You can read the rest of this review at AudioGals.

add-to-goodreads-button

Lady Sarah’s Sinful Desires by Sophie Barnes (audiobook) – Narrated by Rebecca Rogers

Lady Sarah's sinful desires

This title may be downloaded from Audible via Amazon.

There are thousands of things Christopher, Viscount Spencer, would rather do than hunt for a bride, especially since experience has taught him that women are not to be trusted. Then he finds the intriguing Lady Sarah scrambling around in Thorncliff’s conservatory and he is instantly charmed by her passionate nature. But why is she so intent on avoiding him?

Lady Sarah would make the perfect bride for a peer—if not for a tarnished past that she’s hiding from the ton. A stay at Thorncliff Manor was meant to help her plan for her future, not fall in love. Yet Christopher’s kisses are irresistible, his gallantry enticing. When her secret stands to be revealed, will the truth ruin their dreams of happiness?

Rating: Narration – D; Content – D

Sometimes – if you’re lucky – you can start a book or audio and know pretty much straight away that you’re going to enjoy it. And sometimes – if you’re UNlucky – you pick one up and immediately know the opposite. That’s what happened to me when I started listening to Lady Sarah’s Sinful Desires. In the (almost) three years I’ve been reviewing for AudioGals, I think I’ve only DNFed one, perhaps two titles, but this came close to being the third. I know part of the reviewer’s lot is to take the rough with the smooth, so along with the “OMG, awesome!” listens, there are going to be a proportion of “Meh, okay, but won’t listen again” ones. This one, however, was one of the “OMG, why am I subjecting myself to this?” kind.

(The answer to that question, by the way, is so that I can tell you, dear readers, which audiobooks to avoid with a ten-foot pole. Or, in this case, a twenty-foot one.)

You can read the rest of this review at AudioGals. Sadly, it won’t make the book any better, but it might afford you a laugh or two.

add-to-goodreads-button

Night of a Thousand Stars by Deanna Raybourn (audiobook) – Narrated by Anna Parker-Naples

night of a thousand stars audio

On the verge of a stilted life as an aristocrat’s wife, Poppy Hammond does the only sensible thing – she flees the chapel in her wedding gown. Assisted by the handsome curate who calls himself Sebastian Cantrip, she spirits away to her estranged father’s quiet country village, pursued by the family she left in uproar. But when the dust of her broken engagement settles and Sebastian disappears under mysterious circumstances, Poppy discovers there is more to her hero than it seems.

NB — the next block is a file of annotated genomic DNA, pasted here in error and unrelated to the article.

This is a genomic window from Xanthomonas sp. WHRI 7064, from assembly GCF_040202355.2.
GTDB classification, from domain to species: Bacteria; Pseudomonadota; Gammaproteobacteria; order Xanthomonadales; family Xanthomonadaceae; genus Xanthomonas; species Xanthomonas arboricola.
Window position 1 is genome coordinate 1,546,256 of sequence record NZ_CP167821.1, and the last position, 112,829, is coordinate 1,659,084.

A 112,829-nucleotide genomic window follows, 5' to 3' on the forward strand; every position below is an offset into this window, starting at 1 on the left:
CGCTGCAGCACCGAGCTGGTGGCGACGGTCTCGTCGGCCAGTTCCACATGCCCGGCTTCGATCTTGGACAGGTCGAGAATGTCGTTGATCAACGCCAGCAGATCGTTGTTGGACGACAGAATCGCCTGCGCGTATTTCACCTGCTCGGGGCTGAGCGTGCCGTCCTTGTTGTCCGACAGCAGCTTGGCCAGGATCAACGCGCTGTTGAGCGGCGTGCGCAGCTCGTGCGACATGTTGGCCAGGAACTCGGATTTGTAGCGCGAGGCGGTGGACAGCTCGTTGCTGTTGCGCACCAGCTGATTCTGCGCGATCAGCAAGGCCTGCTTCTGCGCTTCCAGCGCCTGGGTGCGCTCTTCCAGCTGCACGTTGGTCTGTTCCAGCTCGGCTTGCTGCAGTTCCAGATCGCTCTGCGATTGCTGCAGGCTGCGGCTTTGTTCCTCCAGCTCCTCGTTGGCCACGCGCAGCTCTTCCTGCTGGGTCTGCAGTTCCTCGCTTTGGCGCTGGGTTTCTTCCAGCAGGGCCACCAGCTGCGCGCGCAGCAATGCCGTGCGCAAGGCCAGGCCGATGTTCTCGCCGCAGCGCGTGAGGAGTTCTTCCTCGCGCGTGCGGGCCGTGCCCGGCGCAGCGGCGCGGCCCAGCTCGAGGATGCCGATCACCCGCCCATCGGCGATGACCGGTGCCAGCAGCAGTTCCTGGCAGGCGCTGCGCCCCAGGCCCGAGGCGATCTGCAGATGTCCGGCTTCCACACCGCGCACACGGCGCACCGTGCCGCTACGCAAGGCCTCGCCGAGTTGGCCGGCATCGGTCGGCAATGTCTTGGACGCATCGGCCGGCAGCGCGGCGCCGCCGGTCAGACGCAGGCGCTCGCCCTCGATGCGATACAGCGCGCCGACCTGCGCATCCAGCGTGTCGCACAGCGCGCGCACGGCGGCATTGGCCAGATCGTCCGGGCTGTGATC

With only her feisty lady’s maid for company, Poppy secures employment and travels incognita – east across the seas, chasing a hunch and the whisper of clues. Danger abounds beneath the canopies of the silken city, and Poppy finds herself in the perilous sights of those who will stop at nothing to recover a fabled ancient treasure. Torn between allegiance to her kindly employer and a dashing, shadowy figure, Poppy will risk it all as she attempts to unravel a much larger plan – one that stretches to the very heart of the British government and one that could endanger everything and everyone she holds dear.

Rating: C- for narration; A- for content

I read and loved this book last year, so I was delighted to see that it had recently been made available in audio and eagerly snapped it up, even though the narrator is not someone I have listened to before. Night of a Thousand Stars is one of Deanna Raybourn’s set of three loosely connected novels set in the 1920s, and in fact links back to her Lady Julia books in that the heroine is the daughter of Julia’s youngest brother, “Plum” – a fact revealed early in the story and which may have caused just the slightest squee from yours truly upon reading.

As an audiobook, however, Night of a Thousand Stars is a very different prospect, and I struggled to finish it.

You can read the rest of this review at AudioGals.

add-to-goodreads-button

Trapped by Scandal by Jane Feather (audiobook) – Narrated by Jill Tanner